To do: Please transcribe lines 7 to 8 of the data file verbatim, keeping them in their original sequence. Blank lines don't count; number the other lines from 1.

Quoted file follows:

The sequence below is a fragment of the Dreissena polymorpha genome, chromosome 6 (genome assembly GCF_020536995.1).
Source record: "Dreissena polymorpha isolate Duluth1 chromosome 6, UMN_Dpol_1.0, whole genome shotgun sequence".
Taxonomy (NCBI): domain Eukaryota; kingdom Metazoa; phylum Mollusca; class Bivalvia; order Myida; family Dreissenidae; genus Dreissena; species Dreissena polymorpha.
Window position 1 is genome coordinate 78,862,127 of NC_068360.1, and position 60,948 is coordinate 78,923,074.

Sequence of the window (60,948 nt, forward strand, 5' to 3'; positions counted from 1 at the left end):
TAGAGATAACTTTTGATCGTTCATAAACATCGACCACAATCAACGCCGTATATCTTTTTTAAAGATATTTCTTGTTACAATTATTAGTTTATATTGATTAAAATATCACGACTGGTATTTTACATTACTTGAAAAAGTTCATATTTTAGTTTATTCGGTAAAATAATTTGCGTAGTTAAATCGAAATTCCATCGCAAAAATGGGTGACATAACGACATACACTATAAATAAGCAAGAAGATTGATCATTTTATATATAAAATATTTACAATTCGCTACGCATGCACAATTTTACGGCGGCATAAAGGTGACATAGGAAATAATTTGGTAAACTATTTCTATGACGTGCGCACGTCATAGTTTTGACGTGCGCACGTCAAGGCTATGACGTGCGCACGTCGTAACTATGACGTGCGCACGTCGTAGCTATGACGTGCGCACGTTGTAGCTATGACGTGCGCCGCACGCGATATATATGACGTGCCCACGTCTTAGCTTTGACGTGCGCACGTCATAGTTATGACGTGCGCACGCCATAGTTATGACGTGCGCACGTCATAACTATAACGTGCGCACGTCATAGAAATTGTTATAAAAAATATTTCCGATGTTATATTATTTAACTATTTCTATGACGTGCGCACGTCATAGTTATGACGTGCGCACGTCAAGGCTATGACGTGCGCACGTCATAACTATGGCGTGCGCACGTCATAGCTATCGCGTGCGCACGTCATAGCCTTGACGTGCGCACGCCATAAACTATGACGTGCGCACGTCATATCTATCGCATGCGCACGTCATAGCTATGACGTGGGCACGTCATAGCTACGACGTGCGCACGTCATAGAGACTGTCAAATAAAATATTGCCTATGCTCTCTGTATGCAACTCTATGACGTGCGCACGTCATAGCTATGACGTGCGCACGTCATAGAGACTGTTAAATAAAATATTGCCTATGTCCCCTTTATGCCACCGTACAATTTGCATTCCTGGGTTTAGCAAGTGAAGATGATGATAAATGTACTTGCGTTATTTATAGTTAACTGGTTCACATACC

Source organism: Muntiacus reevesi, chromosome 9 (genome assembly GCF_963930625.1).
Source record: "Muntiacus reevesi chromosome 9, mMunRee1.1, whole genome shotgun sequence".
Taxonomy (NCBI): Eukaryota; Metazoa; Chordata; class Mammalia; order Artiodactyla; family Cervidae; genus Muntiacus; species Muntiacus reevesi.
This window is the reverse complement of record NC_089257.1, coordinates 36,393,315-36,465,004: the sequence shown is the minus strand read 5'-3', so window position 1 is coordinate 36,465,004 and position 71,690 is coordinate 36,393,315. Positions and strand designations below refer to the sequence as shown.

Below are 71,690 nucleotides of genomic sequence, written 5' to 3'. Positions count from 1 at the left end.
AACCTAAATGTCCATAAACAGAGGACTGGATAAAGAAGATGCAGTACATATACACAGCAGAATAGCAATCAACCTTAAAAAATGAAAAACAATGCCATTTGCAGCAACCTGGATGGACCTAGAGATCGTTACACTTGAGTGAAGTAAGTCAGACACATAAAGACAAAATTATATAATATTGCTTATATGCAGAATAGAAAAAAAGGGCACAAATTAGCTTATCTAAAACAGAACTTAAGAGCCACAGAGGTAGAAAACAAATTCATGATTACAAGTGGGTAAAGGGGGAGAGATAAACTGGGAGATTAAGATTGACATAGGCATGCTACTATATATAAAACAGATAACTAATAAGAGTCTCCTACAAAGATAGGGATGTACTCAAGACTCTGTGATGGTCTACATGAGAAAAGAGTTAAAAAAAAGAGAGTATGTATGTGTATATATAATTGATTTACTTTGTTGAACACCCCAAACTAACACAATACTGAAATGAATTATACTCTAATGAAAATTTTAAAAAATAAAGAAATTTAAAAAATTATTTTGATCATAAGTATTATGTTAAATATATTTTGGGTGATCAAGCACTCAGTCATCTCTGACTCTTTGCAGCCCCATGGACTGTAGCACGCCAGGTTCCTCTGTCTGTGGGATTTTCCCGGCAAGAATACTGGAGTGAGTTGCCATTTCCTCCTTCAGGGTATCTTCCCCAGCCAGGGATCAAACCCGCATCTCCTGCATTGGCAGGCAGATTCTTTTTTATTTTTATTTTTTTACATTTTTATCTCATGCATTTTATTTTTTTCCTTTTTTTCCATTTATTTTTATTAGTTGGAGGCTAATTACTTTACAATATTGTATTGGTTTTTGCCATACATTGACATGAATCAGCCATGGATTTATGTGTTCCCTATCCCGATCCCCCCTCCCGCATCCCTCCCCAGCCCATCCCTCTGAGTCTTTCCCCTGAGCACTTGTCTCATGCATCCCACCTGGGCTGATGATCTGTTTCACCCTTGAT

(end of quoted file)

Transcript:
Source organism: Muntiacus reevesi, chromosome 9 (genome assembly GCF_963930625.1).
Source record: "Muntiacus reevesi chromosome 9, mMunRee1.1, whole genome shotgun sequence".